Lesley recorded several of her hits in several languages, including French, German and Italian.  60’s pop star Neil Sedaka also re-recorded several of my hits in different languages…as did Gene Pitney and The Hollies.  Here’s their 1966 hit song, “Look Through Any Window” sung in French (with those marvelous Hollies harmonies).


Even Motown in the ‘60’s thought that this might be a way to sell more of their Detroit centric music around the world.  How about Marvin Gaye’s “How Sweet It Is (To Be Loved By You)” or as they call it in Germany, “Wie Schon Das Ist”.


In 1987, Motown even released a CD called “Motown Around The World” that featured 19 tracks by legendary Motown artists such as Diana Ross & The Supremes, The Temptations, Smokey Robinson, The Four Tops, Jimmy Ruffin and Stevie Wonder singing in tongues (foreign that is). Check out The Temptations Italian language version of “The Way You Do the Things You Do” aka “Sei Solo Tu”.

“Sei Solo Tu (The Way You Do the Things You Do) Temptations [Italian Version]

In 1960, there was a # 5 hit called “Sailor (Your Home Is The Sea)” sung in German by Lolita, an Austrian chanteuse (Yes, I know that’s a French word, but France is only one country awayfrom Austria, so it’s perfectly fine to use it in this context, according to Hoyle anyway). Lolita died in 2010 at the age of 79.   The 45rpm record was released on the Kapp label and halfway through the song (on the U.S. version anyway), there are bi-lingual lyrics, with the English words being spoken by someone who I can only assume wasn’t Lolita, since it sounds nothing like her.  Another compromise to the American radio audience, I suppose.  Lolita charted only one other song on Billboards’ Hot 100 chart, something called “Cowboy Jimmy Joe” (how’s that for American sounding?).  In German, the song was titled “Die Sterne Der Prarie”.  It barely made a dent, climbing only as high as # 91.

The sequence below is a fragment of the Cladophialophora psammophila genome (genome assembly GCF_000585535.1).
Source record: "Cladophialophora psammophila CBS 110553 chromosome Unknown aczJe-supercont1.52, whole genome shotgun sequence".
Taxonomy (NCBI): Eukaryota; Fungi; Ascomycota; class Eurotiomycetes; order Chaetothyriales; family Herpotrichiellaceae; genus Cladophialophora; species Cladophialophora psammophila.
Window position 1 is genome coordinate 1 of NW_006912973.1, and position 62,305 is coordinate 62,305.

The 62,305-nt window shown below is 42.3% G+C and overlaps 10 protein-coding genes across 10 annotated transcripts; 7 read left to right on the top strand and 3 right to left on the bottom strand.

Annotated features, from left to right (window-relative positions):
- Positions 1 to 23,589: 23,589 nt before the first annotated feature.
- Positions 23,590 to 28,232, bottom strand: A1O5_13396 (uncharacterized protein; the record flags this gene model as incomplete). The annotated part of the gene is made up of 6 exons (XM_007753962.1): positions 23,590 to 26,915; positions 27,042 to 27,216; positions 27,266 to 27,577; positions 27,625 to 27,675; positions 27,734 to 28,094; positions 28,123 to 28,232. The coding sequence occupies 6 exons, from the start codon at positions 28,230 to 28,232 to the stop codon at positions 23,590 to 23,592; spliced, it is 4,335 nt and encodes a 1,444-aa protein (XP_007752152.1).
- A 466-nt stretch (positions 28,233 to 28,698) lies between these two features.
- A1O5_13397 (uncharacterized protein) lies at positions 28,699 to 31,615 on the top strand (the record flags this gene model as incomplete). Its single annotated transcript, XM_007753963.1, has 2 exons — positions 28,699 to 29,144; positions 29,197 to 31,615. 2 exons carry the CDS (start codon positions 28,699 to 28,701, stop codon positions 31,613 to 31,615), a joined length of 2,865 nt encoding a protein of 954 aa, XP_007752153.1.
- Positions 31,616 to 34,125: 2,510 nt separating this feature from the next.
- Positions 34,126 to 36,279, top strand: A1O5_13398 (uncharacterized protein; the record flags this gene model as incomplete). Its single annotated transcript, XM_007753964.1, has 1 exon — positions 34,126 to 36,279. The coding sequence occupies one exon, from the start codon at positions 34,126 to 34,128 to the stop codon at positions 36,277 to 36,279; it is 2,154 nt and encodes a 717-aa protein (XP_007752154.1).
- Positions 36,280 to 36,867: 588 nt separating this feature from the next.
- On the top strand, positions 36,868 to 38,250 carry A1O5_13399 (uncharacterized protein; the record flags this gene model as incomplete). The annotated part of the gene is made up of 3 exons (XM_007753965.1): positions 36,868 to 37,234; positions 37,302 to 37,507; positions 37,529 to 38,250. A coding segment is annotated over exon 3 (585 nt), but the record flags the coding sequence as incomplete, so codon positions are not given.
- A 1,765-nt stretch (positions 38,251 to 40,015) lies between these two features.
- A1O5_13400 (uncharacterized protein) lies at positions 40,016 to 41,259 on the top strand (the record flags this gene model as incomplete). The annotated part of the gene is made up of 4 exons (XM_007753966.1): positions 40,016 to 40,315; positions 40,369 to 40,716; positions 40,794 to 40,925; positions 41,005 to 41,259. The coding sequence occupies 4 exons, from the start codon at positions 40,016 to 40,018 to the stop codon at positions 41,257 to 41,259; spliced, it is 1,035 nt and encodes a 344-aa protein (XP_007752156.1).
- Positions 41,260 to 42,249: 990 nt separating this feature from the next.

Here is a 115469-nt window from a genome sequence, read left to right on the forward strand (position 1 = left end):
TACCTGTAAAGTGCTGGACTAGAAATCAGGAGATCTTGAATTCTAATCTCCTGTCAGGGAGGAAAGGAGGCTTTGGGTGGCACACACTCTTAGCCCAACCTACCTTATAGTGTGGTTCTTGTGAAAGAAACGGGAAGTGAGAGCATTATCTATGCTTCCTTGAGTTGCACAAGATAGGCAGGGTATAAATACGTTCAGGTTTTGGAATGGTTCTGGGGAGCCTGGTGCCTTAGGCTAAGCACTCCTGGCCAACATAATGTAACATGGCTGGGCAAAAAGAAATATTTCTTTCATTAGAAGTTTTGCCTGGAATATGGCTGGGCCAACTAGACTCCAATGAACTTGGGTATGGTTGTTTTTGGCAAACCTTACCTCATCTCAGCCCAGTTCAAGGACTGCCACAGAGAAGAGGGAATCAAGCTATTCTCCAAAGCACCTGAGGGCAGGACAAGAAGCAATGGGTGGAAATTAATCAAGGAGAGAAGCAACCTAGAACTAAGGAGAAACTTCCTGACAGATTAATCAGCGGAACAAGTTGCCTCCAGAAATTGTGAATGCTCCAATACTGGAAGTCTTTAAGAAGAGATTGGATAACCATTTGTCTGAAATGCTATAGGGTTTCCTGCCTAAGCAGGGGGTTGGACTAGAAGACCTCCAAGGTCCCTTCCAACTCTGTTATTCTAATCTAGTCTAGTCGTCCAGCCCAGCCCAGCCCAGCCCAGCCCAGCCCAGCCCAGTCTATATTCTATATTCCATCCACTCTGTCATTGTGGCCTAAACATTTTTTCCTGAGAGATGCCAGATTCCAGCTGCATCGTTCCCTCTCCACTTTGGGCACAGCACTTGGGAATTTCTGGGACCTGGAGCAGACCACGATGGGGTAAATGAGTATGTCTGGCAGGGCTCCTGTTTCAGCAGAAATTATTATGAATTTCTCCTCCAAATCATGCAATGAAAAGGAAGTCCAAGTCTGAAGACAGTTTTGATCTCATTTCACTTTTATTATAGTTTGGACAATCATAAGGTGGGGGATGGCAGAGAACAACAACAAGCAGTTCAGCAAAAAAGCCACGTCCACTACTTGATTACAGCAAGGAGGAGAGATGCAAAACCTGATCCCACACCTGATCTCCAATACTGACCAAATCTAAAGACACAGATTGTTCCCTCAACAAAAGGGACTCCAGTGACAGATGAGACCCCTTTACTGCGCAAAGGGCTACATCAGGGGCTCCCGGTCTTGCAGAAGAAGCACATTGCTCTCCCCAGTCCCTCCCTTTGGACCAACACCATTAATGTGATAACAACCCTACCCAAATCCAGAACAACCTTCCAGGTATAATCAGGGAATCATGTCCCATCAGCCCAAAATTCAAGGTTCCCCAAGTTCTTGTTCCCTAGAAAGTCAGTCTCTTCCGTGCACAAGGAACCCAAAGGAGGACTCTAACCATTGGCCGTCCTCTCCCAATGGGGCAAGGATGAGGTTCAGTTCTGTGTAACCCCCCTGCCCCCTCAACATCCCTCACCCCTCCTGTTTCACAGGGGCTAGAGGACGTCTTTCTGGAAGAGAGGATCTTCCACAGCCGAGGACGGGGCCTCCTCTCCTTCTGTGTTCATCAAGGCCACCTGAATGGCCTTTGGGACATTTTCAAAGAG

Then in ’63, a real-life nun, who recorded under the name Sister Sourire (Sister Smile in English) went straight to # 1 for four weeks with the French language song “Dominique”.  The following year (1964 for those keeping score), “Bonanza” patriarch, Pa Cartwright (Canada’s ‘Voice of Doom’ during World War II when he was a young CBC Radio newsreader), Lorne Greene, took his spoken word hit “Ringo” all the way to # 1.  Most ‘60’s music aficionados have no clue that Lorne also recorded “Ringo” in French (I didn’t until recently).  Take a listen to that rare version if you dare.